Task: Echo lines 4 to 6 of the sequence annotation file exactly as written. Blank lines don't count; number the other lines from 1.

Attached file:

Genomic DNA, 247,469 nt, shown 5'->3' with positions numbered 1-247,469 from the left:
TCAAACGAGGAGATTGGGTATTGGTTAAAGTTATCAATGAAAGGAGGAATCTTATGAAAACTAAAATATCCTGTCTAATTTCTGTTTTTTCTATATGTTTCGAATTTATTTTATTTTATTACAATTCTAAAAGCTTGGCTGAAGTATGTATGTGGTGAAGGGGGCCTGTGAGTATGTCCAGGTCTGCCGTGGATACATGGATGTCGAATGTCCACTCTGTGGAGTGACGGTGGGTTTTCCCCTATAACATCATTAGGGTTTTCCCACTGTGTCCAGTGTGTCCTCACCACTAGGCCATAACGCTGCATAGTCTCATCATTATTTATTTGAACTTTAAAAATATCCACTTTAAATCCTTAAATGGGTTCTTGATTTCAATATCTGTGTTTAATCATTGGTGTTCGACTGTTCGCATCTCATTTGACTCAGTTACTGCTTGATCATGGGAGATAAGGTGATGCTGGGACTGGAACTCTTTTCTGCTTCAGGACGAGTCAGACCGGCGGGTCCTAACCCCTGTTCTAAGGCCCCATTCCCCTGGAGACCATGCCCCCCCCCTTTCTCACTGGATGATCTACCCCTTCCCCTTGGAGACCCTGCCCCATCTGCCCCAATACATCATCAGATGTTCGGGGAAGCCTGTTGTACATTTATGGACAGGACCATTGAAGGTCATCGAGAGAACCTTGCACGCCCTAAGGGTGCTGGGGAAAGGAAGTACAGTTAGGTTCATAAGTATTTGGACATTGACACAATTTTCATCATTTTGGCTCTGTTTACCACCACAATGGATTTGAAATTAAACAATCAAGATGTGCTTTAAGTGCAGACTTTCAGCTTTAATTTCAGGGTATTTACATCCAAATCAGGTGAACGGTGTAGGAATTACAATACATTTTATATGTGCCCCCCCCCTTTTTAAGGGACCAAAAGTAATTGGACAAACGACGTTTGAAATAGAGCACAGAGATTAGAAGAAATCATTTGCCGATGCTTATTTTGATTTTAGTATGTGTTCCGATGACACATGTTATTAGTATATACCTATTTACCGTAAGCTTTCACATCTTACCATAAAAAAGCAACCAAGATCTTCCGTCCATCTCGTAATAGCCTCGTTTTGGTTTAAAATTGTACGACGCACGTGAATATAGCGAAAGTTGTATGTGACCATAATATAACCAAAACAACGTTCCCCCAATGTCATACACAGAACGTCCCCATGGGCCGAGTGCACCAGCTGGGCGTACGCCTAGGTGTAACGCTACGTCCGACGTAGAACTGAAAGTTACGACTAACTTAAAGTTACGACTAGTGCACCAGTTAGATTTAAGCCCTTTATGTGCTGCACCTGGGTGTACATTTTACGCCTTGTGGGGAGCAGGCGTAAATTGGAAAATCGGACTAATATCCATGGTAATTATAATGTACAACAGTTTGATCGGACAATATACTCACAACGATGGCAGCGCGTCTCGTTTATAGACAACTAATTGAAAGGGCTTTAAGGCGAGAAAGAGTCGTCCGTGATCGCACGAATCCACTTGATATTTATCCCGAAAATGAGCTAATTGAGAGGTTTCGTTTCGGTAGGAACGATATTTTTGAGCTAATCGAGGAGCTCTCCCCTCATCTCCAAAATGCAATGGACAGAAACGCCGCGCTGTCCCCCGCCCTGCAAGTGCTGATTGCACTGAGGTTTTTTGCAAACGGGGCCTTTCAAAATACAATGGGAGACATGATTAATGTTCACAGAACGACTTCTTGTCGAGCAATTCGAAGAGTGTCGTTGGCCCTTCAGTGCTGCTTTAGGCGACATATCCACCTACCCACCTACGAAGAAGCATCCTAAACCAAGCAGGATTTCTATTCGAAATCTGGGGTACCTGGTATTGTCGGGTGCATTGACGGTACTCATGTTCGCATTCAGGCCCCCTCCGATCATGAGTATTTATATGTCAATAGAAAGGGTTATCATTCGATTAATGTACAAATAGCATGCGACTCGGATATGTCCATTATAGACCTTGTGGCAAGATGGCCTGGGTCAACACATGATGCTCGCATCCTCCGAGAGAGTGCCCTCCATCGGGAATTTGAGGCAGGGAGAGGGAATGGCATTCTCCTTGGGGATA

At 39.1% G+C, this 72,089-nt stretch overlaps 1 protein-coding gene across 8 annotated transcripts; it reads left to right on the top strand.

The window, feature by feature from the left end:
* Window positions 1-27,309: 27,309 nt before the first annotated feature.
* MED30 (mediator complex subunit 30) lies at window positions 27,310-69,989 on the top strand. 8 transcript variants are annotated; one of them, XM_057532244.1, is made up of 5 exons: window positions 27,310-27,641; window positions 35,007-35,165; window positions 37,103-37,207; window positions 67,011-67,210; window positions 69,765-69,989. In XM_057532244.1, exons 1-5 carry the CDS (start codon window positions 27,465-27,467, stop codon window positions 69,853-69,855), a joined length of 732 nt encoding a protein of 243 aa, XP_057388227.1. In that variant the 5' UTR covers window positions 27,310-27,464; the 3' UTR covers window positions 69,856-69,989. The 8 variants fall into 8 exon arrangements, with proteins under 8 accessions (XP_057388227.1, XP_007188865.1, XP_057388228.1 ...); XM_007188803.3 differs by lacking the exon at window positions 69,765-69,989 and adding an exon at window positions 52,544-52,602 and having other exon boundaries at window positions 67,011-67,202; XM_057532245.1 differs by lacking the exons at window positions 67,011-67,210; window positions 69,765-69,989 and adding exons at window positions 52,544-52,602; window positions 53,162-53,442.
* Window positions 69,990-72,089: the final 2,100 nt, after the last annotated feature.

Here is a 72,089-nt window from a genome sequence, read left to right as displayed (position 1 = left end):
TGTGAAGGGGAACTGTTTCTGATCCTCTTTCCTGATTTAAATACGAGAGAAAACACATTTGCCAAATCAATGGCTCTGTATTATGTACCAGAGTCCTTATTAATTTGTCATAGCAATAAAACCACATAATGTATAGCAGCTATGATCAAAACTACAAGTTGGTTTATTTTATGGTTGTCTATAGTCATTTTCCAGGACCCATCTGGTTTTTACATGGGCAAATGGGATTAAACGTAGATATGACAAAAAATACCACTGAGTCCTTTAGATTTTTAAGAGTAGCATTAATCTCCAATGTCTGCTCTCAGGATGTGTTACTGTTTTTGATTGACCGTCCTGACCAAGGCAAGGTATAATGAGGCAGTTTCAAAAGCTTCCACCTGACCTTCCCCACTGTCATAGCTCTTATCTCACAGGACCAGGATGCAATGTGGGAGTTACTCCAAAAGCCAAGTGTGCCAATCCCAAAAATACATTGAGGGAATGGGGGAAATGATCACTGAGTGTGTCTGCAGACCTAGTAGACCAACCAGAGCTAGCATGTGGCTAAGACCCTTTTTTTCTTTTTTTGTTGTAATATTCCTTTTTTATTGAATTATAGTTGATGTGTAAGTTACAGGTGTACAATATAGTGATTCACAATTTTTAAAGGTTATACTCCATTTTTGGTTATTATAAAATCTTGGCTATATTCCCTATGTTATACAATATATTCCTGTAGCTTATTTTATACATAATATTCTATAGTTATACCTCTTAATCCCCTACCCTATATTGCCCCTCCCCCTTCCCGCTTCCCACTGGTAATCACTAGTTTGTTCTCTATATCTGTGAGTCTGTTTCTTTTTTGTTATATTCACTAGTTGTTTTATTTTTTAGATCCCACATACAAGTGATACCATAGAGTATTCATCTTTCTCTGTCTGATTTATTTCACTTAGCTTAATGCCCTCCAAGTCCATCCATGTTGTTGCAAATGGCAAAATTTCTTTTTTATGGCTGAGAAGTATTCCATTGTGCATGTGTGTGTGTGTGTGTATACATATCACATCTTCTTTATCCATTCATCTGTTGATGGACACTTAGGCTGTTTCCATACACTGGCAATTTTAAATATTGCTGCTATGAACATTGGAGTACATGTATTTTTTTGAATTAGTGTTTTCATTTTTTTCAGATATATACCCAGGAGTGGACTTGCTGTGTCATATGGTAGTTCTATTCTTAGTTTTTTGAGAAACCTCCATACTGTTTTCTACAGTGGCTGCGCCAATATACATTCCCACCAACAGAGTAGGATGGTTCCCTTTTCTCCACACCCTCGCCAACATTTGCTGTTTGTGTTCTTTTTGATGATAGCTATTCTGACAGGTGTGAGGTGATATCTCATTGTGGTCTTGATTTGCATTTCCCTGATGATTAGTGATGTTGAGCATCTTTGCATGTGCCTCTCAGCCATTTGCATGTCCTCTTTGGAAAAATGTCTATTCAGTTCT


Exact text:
The window, feature by feature from the left end:
* Window positions 1-27,309: 27,309 nt before the first annotated feature.
* MED30 (mediator complex subunit 30) lies at window positions 27,310-69,989 on the top strand. 8 transcript variants are annotated; one of them, XM_057532244.1, is made up of 5 exons: window positions 27,310-27,641; window positions 35,007-35,165; window positions 37,103-37,207; window positions 67,011-67,210; window positions 69,765-69,989. In XM_057532244.1, exons 1-5 carry the CDS (start codon window positions 27,465-27,467, stop codon window positions 69,853-69,855), a joined length of 732 nt encoding a protein of 243 aa, XP_057388227.1. In that variant the 5' UTR covers window positions 27,310-27,464; the 3' UTR covers window positions 69,856-69,989. The 8 variants fall into 8 exon arrangements, with proteins under 8 accessions (XP_057388227.1, XP_007188865.1, XP_057388228.1 ...); XM_007188803.3 differs by lacking the exon at window positions 69,765-69,989 and adding an exon at window positions 52,544-52,602 and having other exon boundaries at window positions 67,011-67,202; XM_057532245.1 differs by lacking the exons at window positions 67,011-67,210; window positions 69,765-69,989 and adding exons at window positions 52,544-52,602; window positions 53,162-53,442.